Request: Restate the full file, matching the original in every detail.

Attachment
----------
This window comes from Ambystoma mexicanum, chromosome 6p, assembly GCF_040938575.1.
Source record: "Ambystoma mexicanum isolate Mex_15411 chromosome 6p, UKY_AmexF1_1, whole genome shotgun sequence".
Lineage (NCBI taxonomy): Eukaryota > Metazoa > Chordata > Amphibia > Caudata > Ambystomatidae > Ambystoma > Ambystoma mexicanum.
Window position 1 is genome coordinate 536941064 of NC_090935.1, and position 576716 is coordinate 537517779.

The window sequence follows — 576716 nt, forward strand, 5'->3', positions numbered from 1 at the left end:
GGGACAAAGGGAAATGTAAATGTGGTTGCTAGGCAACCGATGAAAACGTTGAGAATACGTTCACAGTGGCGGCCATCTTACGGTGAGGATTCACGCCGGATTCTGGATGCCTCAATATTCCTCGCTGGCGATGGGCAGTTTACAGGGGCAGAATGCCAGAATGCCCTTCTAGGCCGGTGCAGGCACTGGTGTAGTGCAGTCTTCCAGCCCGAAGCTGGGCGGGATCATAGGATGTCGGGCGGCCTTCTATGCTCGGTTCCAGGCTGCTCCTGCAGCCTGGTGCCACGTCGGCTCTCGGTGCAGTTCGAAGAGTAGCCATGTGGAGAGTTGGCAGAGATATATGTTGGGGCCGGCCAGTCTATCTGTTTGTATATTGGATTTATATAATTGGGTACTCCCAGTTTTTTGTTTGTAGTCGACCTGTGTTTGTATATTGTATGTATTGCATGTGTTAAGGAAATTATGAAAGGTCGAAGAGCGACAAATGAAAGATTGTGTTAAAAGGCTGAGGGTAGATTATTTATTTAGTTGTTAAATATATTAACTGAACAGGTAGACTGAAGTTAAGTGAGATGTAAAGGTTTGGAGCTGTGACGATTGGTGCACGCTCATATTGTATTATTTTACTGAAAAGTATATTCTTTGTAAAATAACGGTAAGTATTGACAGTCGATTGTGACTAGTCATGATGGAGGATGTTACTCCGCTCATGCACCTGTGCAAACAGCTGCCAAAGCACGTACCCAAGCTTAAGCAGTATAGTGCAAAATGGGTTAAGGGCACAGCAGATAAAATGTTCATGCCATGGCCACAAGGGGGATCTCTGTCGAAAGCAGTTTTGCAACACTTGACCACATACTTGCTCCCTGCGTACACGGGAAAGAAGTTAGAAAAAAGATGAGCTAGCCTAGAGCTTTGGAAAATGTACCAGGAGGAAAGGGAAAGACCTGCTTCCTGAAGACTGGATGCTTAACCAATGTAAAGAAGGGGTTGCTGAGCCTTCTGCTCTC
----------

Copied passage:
This window comes from Ambystoma mexicanum, chromosome 6p, assembly GCF_040938575.1.
Source record: "Ambystoma mexicanum isolate Mex_15411 chromosome 6p, UKY_AmexF1_1, whole genome shotgun sequence".
Lineage (NCBI taxonomy): Eukaryota > Metazoa > Chordata > Amphibia > Caudata > Ambystomatidae > Ambystoma > Ambystoma mexicanum.
Window position 1 is genome coordinate 536941064 of NC_090935.1, and position 576716 is coordinate 537517779.

The window sequence follows — 576716 nt, forward strand, 5'->3', positions numbered from 1 at the left end:
GGGACAAAGGGAAATGTAAATGTGGTTGCTAGGCAACCGATGAAAACGTTGAGAATACGTTCACAGTGGCGGCCATCTTACGGTGAGGATTCACGCCGGATTCTGGATGCCTCAATATTCCTCGCTGGCGATGGGCAGTTTACAGGGGCAGAATGCCAGAATGCCCTTCTAGGCCGGTGCAGGCACTGGTGTAGTGCAGTCTTCCAGCCCGAAGCTGGGCGGGATCATAGGATGTCGGGCGGCCTTCTATGCTCGGTTCCAGGCTGCTCCTGCAGCCTGGTGCCACGTCGGCTCTCGGTGCAGTTCGAAGAGTAGCCATGTGGAGAGTTGGCAGAGATATATGTTGGGGCCGGCCAGTCTATCTGTTTGTATATTGGATTTATATAATTGGGTACTCCCAGTTTTTTGTTTGTAGTCGACCTGTGTTTGTATATTGTATGTATTGCATGTGTTAAGGAAATTATGAAAGGTCGAAGAGCGACAAATGAAAGATTGTGTTAAAAGGCTGAGGGTAGATTATTTATTTAGTTGTTAAATATATTAACTGAACAGGTAGACTGAAGTTAAGTGAGATGTAAAGGTTTGGAGCTGTGACGATTGGTGCACGCTCATATTGTATTATTTTACTGAAAAGTATATTCTTTGTAAAATAACGGTAAGTATTGACAGTCGATTGTGACTAGTCATGATGGAGGATGTTACTCCGCTCATGCACCTGTGCAAACAGCTGCCAAAGCACGTACCCAAGCTTAAGCAGTATAGTGCAAAATGGGTTAAGGGCACAGCAGATAAAATGTTCATGCCATGGCCACAAGGGGGATCTCTGTCGAAAGCAGTTTTGCAACACTTGACCACATACTTGCTCCCTGCGTACACGGGAAAGAAGTTAGAAAAAAGATGAGCTAGCCTAGAGCTTTGGAAAATGTACCAGGAGGAAAGGGAAAGACCTGCTTCCTGAAGACTGGATGCTTAACCAATGTAAAGAAGGGGTTGCTGAGCCTTCTGCTCTC